I read a comic strip once about pregnancy and childbirth that had the title “Help, my entertainment center is now a juice bar!”

While it struck my funny bone, there is so much truth in that statement.

We may think that adding our firstborn to the family will be all hunky-dory, fun and games, but the reality is it usually results in a DECREASE in marital quality. Navigating the relationship issues that transpire following the birth of a child can be tough!

If you’re a young parent reading this today, know that you guys are awesome! You may not feel awesome most days, but keep going. Props to you for navigating these tough times while bringing a new generation into the world.

So, what really goes on in our relationships and with our sexuality following the birth of a child?

Let’s talk about some realistic expectations, and how to create resiliency in your marriage to make this as positive an experience as possible.

The ‘New’ Norm

It is no surprise that a woman’s sexual desire and the frequency of intercourse in the early postpartum period is reduced. What surprised me was that breastfeeding was the cause.

Another thing that affects sexual intercourse during pregnancy and four months postpartum is the woman’s view of her changing roles. If the woman views her shift from the work role being primary to the mother role being primary in a positive light, there will be a greater frequency of sexual intercourse.

If you’re in this stage of life, be sure to discuss, as a couple, how you’re feeling about moving from being in the workforce to becoming a mother. Talk about what is positive, what you’re going to miss, and what you expect to be challenging.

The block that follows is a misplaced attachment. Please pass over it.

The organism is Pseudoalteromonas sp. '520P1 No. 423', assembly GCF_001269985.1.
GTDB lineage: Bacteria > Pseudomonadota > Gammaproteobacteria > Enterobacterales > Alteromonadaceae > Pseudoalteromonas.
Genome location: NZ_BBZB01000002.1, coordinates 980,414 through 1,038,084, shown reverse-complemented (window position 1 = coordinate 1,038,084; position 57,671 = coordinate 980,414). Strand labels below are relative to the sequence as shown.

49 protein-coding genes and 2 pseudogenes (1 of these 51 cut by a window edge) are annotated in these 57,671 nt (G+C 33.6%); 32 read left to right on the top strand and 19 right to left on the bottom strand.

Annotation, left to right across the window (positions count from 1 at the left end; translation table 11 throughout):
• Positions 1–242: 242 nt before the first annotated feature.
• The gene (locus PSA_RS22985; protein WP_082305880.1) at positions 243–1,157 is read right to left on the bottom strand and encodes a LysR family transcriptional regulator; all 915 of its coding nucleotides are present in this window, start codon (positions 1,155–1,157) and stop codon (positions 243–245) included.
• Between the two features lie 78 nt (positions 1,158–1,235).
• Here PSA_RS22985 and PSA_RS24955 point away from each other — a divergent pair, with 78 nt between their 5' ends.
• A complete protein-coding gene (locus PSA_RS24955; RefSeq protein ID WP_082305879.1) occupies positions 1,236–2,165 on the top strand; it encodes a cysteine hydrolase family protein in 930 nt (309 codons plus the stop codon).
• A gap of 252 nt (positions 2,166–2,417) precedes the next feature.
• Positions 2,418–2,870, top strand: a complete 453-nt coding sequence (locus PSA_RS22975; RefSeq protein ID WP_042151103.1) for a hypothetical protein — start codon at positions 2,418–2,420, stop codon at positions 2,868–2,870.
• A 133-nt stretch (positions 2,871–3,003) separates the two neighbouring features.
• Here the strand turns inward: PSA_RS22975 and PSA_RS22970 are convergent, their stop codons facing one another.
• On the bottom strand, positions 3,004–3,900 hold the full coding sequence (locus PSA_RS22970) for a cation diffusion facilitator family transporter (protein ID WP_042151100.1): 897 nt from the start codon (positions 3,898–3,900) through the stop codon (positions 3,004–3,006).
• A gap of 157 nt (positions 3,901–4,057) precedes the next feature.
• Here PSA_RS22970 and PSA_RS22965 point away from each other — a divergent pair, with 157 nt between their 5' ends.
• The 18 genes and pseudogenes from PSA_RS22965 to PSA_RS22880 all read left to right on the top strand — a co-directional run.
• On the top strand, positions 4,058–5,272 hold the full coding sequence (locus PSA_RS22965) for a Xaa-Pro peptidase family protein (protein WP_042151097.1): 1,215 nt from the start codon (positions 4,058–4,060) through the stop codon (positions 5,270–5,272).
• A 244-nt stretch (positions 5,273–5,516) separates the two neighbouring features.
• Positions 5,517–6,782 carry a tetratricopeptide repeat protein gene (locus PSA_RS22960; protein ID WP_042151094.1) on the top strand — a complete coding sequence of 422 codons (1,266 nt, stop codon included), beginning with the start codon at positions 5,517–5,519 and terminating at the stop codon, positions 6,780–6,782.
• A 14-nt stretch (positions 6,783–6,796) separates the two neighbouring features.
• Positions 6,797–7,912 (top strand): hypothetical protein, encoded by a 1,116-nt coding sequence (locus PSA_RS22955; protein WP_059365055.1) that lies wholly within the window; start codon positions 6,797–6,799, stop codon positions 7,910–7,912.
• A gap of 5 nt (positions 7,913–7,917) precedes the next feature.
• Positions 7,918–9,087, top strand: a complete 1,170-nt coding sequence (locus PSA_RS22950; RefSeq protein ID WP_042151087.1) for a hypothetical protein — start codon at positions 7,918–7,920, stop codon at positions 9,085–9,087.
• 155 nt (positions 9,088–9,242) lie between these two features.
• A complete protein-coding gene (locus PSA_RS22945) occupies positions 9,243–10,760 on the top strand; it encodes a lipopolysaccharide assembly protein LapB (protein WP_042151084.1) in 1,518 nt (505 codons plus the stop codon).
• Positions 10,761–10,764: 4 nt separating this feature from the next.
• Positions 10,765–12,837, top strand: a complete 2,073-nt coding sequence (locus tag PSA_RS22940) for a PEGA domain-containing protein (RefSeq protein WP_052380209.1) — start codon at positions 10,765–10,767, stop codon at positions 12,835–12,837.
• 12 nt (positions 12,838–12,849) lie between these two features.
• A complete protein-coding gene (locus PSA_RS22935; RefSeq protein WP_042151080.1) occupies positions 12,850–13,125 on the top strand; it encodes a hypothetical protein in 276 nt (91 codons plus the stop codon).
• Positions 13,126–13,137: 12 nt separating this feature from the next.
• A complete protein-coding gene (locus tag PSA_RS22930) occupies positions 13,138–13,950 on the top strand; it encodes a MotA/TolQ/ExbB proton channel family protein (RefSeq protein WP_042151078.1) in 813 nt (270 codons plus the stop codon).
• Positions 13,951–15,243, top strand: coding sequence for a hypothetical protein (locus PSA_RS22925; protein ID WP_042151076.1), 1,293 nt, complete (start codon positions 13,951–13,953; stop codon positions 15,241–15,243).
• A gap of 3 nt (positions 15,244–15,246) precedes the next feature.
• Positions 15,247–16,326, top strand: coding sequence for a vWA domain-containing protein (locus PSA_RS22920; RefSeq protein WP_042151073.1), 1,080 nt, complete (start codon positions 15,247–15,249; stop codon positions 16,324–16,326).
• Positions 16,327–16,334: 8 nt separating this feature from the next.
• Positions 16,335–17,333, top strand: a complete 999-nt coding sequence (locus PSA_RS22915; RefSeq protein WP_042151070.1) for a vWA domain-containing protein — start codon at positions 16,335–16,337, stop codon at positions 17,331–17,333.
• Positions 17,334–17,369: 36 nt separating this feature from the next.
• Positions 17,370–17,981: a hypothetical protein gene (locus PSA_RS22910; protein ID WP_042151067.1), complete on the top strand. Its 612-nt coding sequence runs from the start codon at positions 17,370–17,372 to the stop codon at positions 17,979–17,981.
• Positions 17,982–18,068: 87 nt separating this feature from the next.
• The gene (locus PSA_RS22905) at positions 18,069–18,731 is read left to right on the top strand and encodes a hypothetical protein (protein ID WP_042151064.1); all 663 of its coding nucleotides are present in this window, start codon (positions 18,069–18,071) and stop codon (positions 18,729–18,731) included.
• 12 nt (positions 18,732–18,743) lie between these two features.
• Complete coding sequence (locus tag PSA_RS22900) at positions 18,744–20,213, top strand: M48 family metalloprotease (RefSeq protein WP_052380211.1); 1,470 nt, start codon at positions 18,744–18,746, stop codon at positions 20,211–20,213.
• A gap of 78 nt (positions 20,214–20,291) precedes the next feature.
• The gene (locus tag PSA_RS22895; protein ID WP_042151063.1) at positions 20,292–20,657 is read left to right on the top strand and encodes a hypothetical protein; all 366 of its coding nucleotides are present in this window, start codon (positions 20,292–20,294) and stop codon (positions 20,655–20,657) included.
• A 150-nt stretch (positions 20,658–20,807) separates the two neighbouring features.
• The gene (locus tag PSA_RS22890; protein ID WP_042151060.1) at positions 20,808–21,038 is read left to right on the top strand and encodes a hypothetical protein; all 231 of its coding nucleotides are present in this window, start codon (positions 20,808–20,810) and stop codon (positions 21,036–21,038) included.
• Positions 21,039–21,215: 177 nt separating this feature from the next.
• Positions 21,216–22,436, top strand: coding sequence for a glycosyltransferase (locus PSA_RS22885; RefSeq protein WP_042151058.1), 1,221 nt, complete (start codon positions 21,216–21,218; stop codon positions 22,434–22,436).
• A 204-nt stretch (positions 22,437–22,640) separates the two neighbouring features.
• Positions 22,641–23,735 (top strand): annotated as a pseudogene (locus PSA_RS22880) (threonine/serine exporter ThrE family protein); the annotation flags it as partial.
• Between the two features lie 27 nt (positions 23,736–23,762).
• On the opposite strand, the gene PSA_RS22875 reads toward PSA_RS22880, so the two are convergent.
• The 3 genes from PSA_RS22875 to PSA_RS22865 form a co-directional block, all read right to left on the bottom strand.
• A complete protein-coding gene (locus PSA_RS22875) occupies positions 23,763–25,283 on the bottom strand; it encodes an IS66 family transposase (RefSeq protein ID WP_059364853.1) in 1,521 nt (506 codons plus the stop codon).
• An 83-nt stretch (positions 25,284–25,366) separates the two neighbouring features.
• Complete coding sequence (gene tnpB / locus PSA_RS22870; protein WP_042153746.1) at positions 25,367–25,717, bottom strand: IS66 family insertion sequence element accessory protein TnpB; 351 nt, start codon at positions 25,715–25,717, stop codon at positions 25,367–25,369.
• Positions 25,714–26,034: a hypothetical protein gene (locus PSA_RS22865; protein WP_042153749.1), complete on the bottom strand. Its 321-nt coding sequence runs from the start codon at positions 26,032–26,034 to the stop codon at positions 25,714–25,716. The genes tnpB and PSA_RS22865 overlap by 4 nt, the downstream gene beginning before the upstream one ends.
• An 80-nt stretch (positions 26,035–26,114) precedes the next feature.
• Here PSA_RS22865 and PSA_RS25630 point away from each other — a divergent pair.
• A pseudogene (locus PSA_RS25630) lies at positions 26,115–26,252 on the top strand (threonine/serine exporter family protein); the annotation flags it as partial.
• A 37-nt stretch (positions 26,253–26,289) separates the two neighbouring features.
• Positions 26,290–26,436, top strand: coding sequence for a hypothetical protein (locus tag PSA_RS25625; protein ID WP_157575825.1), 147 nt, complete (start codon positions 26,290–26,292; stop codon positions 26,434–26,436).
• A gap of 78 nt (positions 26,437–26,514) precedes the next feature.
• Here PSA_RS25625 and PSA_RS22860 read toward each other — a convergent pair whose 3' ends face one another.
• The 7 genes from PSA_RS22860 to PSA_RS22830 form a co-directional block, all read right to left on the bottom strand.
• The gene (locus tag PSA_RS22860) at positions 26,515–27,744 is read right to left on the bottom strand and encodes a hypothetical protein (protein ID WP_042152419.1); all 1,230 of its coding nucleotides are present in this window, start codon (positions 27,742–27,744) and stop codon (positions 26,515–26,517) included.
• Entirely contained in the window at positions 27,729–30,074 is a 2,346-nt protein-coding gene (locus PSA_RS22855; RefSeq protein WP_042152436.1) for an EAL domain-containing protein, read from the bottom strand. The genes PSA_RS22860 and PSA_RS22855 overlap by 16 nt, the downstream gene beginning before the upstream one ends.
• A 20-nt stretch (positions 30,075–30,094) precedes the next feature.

Given that physical intimacy is reduced around the birth of a child, let us emphasize that having kids is NOT an ideal way to bring life or intimacy to your marriage. Rather than looking to baby to fulfill a need, bring your fullness to your baby. Use those first few years of marriage to focus on building a robust relationship, and from that healthy place, bring children into the family unit.

Another normal complication, which may be quite unpleasant, is Dyspareunia – pain during intercourse for women. The research says that 3 months after delivery 58% of women experienced dyspareunia, 39% experienced vaginal dryness, and 44% suffered a loss of sexual desire. Those are high numbers!

8-9 months later 26% still experienced dyspareunia, 22% had vaginal dryness, and 35% still suffered a loss of sexual desire. The scary part is only 20% of women discussed postnatal sexual problems with a physician.

You may think you are alone or unique, but you’re not! Talk to your doctor!

You can’t have pleasurable sex if you’re in pain while your husband’s penis is in your vagina. It is such a common issue and nothing to be ashamed about. Again, make sure you talk to your doctor.

I laughed at the results of the next study we looked at: they studied 768 first time parents and found that sexual desire is greater among fathers than mothers! Really… what a surprise!

Unfortunately, though, the tension between the sexual desires of the couple can become a focus of attention rather than the baby.

Add into the equation that men typically see sexuality as a way to intimacy, and women see intimacy as a way to sexuality, and it gets tricky. The husband can very quickly end up lonely and feeling emotional emptiness, but when Wife is experiencing pain and exhaustion, what are they to do?

One idea is to place more of an emphasis on sensuality over sexuality – hugging, kissing and caressing. Couples that compensate with this are better able to stay connected because it confirms each other and the affection they have for one another.